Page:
|Tag(s):||African-American history, Urban Renewal, Detroit, Black Bottom|
|Course:||“Environmental History in Detroit,” University of Michigan|
“Black-Velvet-Valley” by Cheryl Wells is a poem in which Wells details fond memories of her lived experiences being a resident in Detroit’s Black Bottom, a neighborhood that existed until its destruction in the 1960s. Wells’ poem address the immense worth of Black Bottom and the presence of jazz and blues in the community. In one part of the poem, Wells recognizes the “legendary life” of Black Bottom’s residents and the liveliness of Hastings Street. Hastings Street was one of the streets that served as a boundary of the Black Bottom neighborhood. Jazz and blues is significant in Black Bottom because during the 1930s to the 1950s artists such as Duke Ellington, Ella Fitzgerald, and Pearl Bailey played in the neighborhood as a means of building community amongst Black Bottom’s residents.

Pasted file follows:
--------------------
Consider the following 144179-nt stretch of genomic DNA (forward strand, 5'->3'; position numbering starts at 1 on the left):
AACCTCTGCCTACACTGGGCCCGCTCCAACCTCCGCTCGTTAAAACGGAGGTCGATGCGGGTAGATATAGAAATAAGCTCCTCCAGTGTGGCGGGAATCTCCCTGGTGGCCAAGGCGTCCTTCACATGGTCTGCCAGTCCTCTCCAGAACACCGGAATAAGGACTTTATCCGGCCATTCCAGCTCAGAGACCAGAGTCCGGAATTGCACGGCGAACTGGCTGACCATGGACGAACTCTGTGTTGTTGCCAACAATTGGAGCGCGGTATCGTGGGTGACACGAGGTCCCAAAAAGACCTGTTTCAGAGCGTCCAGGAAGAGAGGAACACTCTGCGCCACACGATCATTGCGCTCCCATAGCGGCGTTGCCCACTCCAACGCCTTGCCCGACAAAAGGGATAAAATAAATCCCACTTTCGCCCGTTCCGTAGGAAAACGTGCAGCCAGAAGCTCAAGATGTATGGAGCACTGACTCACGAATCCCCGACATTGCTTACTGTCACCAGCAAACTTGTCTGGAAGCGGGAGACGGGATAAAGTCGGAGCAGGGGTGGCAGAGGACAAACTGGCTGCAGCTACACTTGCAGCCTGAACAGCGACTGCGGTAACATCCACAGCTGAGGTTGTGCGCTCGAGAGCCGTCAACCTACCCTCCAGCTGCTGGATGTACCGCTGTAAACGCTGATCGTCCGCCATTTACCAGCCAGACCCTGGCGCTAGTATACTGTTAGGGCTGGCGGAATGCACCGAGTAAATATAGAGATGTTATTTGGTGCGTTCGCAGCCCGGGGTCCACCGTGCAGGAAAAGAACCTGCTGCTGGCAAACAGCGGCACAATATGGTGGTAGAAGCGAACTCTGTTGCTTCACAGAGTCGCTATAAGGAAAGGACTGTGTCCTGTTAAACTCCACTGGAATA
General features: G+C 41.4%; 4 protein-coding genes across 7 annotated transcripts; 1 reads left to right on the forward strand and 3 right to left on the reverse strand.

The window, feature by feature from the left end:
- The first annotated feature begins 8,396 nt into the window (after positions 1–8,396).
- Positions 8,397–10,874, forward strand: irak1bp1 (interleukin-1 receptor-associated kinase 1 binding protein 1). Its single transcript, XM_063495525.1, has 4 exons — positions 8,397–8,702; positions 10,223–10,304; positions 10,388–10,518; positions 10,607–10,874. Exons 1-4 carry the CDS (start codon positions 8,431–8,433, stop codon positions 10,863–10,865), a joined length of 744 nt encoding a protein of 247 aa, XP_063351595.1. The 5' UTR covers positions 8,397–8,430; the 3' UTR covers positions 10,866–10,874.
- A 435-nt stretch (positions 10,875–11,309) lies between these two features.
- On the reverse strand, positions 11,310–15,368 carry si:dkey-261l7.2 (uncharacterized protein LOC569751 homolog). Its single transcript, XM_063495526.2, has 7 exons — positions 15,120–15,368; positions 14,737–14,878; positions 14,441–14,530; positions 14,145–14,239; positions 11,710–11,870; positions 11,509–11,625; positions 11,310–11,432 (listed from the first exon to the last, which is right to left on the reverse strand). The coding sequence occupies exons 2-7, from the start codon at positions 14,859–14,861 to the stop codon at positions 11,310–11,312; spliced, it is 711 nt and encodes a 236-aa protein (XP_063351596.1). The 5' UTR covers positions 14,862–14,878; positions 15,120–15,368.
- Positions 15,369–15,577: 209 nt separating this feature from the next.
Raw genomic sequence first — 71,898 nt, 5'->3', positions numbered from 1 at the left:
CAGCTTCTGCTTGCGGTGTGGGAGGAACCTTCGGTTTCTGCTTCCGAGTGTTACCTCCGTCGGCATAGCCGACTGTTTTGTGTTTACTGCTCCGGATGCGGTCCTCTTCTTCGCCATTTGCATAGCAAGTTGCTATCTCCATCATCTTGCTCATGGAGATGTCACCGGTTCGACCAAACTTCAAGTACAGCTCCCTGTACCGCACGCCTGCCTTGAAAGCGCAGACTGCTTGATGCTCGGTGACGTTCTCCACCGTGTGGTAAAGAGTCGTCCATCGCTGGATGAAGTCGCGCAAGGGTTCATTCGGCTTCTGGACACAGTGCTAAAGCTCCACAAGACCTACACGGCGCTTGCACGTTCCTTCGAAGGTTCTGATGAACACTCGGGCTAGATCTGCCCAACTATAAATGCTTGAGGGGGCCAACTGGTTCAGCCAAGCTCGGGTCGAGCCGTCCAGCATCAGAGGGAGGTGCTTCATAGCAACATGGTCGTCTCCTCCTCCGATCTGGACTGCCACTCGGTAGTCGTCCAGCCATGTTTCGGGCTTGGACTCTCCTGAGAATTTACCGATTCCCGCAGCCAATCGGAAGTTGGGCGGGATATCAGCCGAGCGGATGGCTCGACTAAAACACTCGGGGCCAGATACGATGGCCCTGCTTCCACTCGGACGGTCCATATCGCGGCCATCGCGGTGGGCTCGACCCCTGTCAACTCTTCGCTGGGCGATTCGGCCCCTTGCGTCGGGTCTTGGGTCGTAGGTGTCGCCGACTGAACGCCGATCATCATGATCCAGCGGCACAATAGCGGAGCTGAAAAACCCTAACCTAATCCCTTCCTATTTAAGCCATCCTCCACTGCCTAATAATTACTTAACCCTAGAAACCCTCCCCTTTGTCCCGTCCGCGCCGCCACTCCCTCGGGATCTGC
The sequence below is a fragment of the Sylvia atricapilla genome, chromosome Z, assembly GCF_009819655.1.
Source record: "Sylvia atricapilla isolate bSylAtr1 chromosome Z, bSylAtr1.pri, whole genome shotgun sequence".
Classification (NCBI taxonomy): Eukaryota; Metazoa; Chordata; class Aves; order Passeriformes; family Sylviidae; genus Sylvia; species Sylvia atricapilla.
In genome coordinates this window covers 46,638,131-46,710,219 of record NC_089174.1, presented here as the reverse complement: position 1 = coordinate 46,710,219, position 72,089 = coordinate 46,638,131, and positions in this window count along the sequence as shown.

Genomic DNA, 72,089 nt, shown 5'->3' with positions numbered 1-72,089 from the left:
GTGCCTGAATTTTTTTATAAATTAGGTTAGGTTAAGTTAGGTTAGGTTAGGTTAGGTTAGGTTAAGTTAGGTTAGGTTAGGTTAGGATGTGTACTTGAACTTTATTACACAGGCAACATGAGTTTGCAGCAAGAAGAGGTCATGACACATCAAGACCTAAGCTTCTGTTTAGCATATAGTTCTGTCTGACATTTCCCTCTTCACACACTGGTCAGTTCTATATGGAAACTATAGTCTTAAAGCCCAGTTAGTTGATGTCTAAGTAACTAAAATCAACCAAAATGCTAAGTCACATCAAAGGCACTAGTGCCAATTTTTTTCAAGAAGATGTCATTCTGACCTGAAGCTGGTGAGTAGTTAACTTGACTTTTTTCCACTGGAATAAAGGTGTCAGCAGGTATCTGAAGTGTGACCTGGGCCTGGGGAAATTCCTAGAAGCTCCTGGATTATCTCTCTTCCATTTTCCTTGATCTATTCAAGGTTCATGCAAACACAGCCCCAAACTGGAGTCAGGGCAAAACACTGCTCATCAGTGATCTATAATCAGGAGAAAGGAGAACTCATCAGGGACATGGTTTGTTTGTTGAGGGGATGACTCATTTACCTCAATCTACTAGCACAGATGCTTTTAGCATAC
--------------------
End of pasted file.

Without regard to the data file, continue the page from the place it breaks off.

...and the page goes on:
Wells’ account of her fondness of Black Bottom is particularly interesting, given the context of the siting of Black Bottom. Black Bottom was created to separate blacks from whites in the City of Detroit. However, Wells’ description of the Black Bottom community demonstrates how residents made the best out of their experience. Black Bottom is a tragic story because whites decided to dismantle the community they intentionally created in favor of building freeways to support “white flight” in the name of progress and modernity.